Labor Day: What The CDC Advises In Terms Of Travel & Social Gatherings

In partnership with The Fresh Toast

While traveling is the main concern come Labor Day weekend, experts are also worried about social gatherings.

Labor Day is approaching (it’s Monday), signaling the end of summer. While the pandemic started off positively this year, with rising vaccination rates and fewer cases of the virus, things took a quick turn over the summer, and now the picture is less clear.

With the Delta variant on the rise, data suggests that we’re in for a rough latter half of the year, much like 2020. When it comes to Labor Day, the Centers for Disease Control and Prevention (CDC) has some advice for travel and social gatherings.

“First and foremost, if you are unvaccinated, we would recommend not traveling,” CDC Director Dr. Rochelle Walensky said during a White House briefing. “People who are fully vaccinated, and who are wearing masks, can travel, she said.

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“Although, given where we are with disease transmission right now, we would say that people need to take these risks into their own consideration as they think about traveling.”

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If you’re not vaccinated and plan on traveling anyway, the CDC suggests to follow the next steps: get tested 1-3 days before your trip, and 3-5 days after you’ve arrived at your destination; quarantine for 7 days once you’ve arrived at your destination; monitor for symptoms; and wear a mask and social distance from others. Honestly, just get the vaccine.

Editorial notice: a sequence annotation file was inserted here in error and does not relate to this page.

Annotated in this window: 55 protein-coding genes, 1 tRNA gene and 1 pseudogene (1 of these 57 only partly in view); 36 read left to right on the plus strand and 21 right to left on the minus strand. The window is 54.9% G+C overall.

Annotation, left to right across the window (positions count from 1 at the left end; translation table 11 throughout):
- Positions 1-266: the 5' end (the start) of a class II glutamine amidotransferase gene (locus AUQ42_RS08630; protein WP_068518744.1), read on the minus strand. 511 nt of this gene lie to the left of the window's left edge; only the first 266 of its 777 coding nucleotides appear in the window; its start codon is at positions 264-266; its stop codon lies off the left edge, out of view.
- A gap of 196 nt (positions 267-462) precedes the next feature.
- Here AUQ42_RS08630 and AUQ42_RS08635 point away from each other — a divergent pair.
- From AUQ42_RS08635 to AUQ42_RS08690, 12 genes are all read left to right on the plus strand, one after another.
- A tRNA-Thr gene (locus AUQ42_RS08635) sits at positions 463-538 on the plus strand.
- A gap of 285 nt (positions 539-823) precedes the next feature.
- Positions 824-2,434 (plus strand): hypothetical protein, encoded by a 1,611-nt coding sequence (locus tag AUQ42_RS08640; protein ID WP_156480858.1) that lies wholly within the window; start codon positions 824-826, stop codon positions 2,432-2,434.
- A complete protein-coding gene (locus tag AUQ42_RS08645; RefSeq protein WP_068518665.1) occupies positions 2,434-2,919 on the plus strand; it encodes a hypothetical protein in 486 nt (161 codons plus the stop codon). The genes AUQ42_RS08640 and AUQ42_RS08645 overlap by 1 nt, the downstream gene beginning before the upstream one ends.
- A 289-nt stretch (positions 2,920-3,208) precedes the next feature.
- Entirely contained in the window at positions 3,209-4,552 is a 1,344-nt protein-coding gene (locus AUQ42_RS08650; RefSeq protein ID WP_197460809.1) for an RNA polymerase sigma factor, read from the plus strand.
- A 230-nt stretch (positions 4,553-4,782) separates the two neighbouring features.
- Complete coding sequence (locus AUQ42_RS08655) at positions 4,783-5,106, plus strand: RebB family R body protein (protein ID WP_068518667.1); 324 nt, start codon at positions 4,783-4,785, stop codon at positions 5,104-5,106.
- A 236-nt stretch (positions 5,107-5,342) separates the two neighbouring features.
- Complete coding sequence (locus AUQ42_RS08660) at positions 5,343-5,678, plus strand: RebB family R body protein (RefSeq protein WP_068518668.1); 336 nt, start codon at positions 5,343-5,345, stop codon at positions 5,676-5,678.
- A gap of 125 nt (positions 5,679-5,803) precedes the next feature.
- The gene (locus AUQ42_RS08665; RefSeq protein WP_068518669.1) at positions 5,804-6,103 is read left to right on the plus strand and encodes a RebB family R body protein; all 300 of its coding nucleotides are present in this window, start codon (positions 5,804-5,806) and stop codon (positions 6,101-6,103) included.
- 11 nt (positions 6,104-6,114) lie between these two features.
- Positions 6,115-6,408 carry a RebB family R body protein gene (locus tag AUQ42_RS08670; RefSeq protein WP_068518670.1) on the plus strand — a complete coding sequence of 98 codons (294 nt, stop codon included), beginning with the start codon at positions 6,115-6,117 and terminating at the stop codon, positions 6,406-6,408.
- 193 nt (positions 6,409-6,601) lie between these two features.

While traveling is the main concern come Labor Day weekend, experts are also worried about social gatherings. CNN spoke with Dr. Leana Wen, their medical analyst, who explained that things are very different when compared to last year’s Labor Day, since there are vaccines available and we have a better understanding of the virus. Still, there remains plenty of cause for concern.

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“That said, the vaccines are not 100% effective,” said Dr. Wen. “The higher the rate of infection in the community around you, the higher likelihood you will have of contracting a breakthrough case COVID-19. Chances are that you would get a mild infection even if you did get the virus, but some people will not want to get a breakthrough infection.”

She reiterates that unvaccinated people are at greater risk, including kids under 12, who are yet not approved for their shots. “They are probably at higher risk this Labor Day compared to last year, because of the more contagious Delta variant,” she said. So it’s important to take the necessary preventative measures when it comes to children and their families.

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Like last year, outdoor gatherings remain the safest option for hanging out with family and friends. If located indoors, when mixing unvaccinated people of different households, masks and distancing guidelines are the simplest ways of keeping everyone safe.

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